The historic village of Bunratty, synonymous with 15th century Bunratty Castle and 19th century Bunratty Folk Park, offers so much within a small compact area. Bunratty Castle and Folk Park is world-famous and is the West of Ireland's most visited attraction. The village offers excellent shopping including Avoca Handweavers and Bunratty Village Mills / Blarney Woollen Mills Complex, great restaurants, several hotels and a number of pubs including the famous "Durty Nellys" pub.
Bunratty Castle is one of the finest of its era in Ireland and Britain. Pride of more than 100 castles built by the McNamara chieftains in 15th century Clare, it is faithfully restored and refurnished. In the shadow of the castle is Bunratty Folk Park illustrating 19th century Irish life from grand manor house to peasant dwelling and from farm activities to cobble-stone village street. Bunratty Castle is the settings for nightly Mediaeval Banquetswhile the Traditional Irish Music Nights operate nightly in the great barn in Bunratty Folk Park and in Bunratty Village. Variety of restaurants, shops, pubs and accommodation in Bunratty Village.
Dromoland Castle in County Clare, is one of the most famous baronial castles in Ireland and dates back to the 16th century. Dromoland was the ancestral seat of the O' Briens, Barons of Inchiquin, who are one of the few native Gaelic Irish families of royal blood and are direct descendants of Brian Boru. Dromoland Castle Website, click here...
Dunguaire Castle, near Kinvara was built in 1520. It was owned by the Marytns of Galway, between the 17th and 20th century. It is a good example of a 16th century tower house built for protective purposes. This picturesque castle, situated on the shores of Galway Bay, has been completly restored and it is possible to visit it during the day of enjoy a medieval banquet at night. Dunguaire Castle Website, click here...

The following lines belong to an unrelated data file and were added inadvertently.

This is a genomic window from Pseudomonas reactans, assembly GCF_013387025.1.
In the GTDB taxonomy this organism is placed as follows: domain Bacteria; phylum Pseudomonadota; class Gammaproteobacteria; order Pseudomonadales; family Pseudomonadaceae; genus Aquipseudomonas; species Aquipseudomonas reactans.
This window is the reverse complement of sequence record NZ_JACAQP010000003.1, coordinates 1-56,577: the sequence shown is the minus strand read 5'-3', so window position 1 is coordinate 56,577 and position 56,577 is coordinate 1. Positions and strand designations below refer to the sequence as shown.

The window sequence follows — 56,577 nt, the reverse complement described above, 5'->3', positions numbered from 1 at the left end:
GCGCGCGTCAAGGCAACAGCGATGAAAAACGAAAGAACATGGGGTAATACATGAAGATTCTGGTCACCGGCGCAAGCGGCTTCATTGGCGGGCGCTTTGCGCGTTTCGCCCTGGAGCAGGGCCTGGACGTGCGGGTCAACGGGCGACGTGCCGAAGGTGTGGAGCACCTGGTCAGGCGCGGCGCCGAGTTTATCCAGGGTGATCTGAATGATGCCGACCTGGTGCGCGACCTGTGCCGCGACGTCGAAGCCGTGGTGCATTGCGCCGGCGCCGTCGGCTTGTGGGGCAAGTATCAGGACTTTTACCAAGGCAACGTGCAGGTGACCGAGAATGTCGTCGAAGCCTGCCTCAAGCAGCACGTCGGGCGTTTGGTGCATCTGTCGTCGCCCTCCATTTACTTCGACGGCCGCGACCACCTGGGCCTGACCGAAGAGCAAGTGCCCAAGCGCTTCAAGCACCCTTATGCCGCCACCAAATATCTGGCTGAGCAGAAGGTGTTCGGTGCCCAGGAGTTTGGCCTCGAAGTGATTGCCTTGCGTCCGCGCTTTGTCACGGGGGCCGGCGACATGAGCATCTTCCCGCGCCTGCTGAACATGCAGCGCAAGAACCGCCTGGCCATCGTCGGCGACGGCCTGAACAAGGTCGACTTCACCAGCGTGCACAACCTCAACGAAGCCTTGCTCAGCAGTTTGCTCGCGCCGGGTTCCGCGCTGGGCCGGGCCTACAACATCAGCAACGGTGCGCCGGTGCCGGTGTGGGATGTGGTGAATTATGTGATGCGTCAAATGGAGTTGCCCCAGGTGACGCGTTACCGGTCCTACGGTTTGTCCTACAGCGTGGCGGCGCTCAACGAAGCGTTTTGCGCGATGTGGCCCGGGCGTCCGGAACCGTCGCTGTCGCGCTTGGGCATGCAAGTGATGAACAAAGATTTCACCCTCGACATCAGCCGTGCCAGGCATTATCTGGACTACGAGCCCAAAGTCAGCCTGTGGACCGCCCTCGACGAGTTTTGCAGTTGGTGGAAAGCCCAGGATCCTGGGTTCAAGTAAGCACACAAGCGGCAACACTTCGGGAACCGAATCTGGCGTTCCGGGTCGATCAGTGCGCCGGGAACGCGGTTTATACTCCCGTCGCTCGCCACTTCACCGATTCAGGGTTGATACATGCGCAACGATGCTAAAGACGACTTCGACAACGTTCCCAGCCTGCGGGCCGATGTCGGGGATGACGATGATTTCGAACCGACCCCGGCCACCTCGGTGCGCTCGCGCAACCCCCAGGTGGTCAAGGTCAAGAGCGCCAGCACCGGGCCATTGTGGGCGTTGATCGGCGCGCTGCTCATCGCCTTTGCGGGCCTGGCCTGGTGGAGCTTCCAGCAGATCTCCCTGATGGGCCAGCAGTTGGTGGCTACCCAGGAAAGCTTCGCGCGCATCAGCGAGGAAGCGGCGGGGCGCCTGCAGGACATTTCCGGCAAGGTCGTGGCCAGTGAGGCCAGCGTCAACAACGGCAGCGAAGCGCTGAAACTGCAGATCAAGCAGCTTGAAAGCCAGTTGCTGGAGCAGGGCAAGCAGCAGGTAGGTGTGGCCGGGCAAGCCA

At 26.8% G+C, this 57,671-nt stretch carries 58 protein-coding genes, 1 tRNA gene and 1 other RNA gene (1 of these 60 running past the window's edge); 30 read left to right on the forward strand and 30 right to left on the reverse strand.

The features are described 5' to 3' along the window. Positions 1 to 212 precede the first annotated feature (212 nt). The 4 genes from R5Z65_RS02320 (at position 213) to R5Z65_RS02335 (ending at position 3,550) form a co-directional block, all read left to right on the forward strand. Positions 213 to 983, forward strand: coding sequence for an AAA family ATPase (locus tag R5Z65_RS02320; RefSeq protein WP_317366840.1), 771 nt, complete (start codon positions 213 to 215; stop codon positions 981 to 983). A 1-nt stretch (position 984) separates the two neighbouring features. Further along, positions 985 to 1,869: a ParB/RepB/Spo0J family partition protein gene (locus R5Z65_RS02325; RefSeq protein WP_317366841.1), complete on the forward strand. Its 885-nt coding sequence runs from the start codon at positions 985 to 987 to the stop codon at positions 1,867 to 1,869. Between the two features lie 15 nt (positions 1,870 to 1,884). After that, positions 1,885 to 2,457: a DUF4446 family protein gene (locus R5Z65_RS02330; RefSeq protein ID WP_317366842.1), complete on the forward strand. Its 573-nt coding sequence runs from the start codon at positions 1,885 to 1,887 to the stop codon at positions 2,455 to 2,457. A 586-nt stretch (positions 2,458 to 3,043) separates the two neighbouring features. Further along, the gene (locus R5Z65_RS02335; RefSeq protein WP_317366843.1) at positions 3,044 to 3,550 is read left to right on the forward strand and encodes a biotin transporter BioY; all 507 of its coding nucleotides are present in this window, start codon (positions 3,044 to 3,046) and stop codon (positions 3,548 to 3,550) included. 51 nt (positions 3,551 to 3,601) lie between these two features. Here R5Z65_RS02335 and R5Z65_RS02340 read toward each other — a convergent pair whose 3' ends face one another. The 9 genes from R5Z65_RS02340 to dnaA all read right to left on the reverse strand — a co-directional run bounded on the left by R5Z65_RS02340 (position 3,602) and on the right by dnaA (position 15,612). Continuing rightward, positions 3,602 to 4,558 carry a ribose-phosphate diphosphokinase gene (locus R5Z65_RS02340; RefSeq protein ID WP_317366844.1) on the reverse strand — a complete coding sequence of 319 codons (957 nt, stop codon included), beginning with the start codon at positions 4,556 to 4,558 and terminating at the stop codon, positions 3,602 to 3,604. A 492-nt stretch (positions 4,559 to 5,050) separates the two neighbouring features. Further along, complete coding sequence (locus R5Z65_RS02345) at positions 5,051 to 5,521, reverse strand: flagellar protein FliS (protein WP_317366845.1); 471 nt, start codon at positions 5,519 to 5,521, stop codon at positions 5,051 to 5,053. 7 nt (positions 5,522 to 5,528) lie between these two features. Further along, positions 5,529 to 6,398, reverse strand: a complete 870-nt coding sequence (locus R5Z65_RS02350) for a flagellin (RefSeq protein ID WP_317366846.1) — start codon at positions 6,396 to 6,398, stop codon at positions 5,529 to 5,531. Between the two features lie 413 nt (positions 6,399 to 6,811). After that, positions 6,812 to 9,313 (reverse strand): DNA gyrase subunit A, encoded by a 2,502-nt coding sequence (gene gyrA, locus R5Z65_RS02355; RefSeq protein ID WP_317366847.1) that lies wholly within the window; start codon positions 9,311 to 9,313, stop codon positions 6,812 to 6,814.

Experience 800 years of history im Limerick City...
King John's Castle is situated in the heart of Limerick's Medieval Heritage Precinct, on the River Shannon at "Kings Island". The Castle was built between 1200 and 1210. It was repaired and extended many times over the following centuries. King John?s Castle remains a most impressive Anglo-Norman fortification. It retains many of the pioneering features which made its construction unique for its day. Its massive gatehouse, battlements and corner towers await exploration!
Features include: 13th Century Anglo-Norman Castle with panoramic views of Limerick City, the River Shannon and surrounding countryside. The visitor centre contains an imaginative historical exhibition, which recounts the history of the castle in dramatic fashion. Archeological excavations situated beneath the interpretative building include the earliest evidence of settled life in Limerick and evidence of siege mines. The courtyard displays some of the trades and traditions of the 16th century. Visitors can also see the 13th century undercroft of the officers' quarters which were excavated in 1993-1995. King John, as "Lord of Ireland", minted his own coins and the Royal moneyer would have struck the coins in the Castle Mint. Today visitors can experience how coins were minted long ago. Exciting archeological excavations.
The visitor enters another world when exploring the exciting archeological excavations at King John?s Castle. These excavations have revealed pre-Norman houses which predate the castle. There is also evidence of the traumatic Castle siege of 1642. Mines, and countermines used to destroy them, were exposed. In one clay tunnel, a period pistol was found. A reconstruction of one of the siege mines, also in situ, is an added attraction, enabling the visitor to experience something of the fearful atmosphere of the times.
Adare is a beautiful village which is situated not far from an important cluster of medieval monuments, and some of which are still in use.
This is a large square tower close to the main road-bridge over the River Maigue. It is surrounded by a strong battlemented rampart with semicircular bastions and a gate to the south with a drawbridge.
Founded for the Franciscans by Thomas, Earl of Kildare in 1464 and completed years later.
North of the castle, is the chapel of St Nicholas of Myra which was built and rebuilt between the 13th and 16th centuries. White or 'Trinitarian' Monastery. In the village itself is the White or 'Trinitarian' Monastery (1230) which is now the Catholic parish Church.
To the east of the village, near the Limerick road, is the Augustinian Friary (1325), now the Church of Ireland parish church.Back to The Burren Main Menu